Review: Updated Ford Mustang GT is much faster than before
THE Ford Mustang has more grunt, a louder exhaust and a 10-speed auto that turns it into a slingshot. Here are five things that got our attention after a week behind the wheel.
1. Finally, it's quick
Despite the hype the Mustang V8 released in 2015 wasn't super-quick by modern standards, stopping the clocks in the 0 to 100km/h dash in about 5.3 seconds. The updated model released mid-year is capable of a 4.6-second time - if you use drag race launch mode. In normal mode it'll still do a decent 5.0-second burst. Tiny tenths of a second might seem incidental to casual observers but to the diehards every fraction counts.
2. Finally, it sounds awesome
The Mustang finally has the bark to go with its bite, with a deep yet crisp exhaust note and an engine that sounds like a V8 Supercar. There's a quiet mode if you don't want to upset the neighbours but most owners will leave it in loud mode. I didn't realise how important sound was to the overall enjoyment of a car until I tested the super-quick but almost-silent and dull-sounding Audi RS4 and Porsche Cayman.
3. I love the new digital dash
If you know anyone who has just taken delivery of a new Mustang be prepared for a long demo on the new widescreen digital dash. The driver can configure it in different modes, depending on their mood and what info they want to see at a glance. It gives the interior a decent lift. Downsides? The handbrake lever is still on the passenger's side of the centre console and the button in the middle of the volume dial still isn't a button. I've lost count of how many I've broken.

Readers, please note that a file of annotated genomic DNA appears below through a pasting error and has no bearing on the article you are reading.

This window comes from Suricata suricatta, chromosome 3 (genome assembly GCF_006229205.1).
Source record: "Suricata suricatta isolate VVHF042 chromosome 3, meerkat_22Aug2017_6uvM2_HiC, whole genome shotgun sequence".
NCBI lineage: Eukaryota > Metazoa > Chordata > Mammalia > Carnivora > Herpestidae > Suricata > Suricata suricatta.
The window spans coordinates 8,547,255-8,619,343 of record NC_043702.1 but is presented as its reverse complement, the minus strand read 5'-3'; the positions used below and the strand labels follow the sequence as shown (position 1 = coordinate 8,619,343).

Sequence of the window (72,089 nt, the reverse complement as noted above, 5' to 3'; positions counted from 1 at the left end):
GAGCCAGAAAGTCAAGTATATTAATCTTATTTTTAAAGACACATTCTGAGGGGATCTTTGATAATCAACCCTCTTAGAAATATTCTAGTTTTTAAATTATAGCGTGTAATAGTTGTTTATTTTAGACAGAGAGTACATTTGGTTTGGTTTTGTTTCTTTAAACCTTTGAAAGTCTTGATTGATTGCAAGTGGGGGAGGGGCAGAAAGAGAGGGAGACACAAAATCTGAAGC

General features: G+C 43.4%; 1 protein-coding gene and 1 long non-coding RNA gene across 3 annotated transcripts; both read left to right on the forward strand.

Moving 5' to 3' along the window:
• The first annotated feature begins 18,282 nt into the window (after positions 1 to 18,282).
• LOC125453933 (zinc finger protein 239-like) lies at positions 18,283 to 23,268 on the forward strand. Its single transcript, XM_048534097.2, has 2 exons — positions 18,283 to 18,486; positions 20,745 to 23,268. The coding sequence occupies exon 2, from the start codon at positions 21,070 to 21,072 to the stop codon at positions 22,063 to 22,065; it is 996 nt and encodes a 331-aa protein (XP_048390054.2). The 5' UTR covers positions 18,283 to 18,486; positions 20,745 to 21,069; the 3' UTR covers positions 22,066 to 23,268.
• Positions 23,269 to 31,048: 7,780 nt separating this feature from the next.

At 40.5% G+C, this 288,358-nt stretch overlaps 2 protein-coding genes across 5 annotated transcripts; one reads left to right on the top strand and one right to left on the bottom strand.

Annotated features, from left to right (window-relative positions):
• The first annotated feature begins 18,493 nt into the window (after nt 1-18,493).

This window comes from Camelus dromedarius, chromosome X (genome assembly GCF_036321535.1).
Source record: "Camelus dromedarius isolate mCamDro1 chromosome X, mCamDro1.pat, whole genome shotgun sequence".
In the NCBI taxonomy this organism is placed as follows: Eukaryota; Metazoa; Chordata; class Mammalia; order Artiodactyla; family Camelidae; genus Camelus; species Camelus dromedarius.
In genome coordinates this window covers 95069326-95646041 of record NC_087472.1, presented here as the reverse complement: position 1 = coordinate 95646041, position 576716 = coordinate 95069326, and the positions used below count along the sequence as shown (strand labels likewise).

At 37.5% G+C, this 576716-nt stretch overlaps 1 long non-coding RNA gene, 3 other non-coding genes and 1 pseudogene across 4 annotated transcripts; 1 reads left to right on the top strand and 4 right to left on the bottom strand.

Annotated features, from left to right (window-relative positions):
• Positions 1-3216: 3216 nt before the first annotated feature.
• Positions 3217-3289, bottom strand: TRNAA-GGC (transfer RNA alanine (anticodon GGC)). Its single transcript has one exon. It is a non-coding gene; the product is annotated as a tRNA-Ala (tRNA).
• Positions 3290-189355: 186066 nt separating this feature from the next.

4. It's hard to see out of it
I forgot just how long the bonnet is and about the limited over shoulder view. U-turns and multi-storey car parks need to be negotiated with a little extra caution because it's hard to tell exactly where the nose is. Fortunately blind spot warning and large convex side mirrors make it a bit easier to see what's in adjacent lanes. The rear camera is reasonably clear versus some of its peers.
5. It still turns heads
This is not the car in which to travel incognito. Its bold looks still draw attention wherever you go, even with more than 20,000 put on Aussie roads since late 2015. The new sloping nose takes some getting used to but after a while it begins to look normal again. I also like the subtle changes to the tail-lights and rear bumper. But most people will hear it before they see it.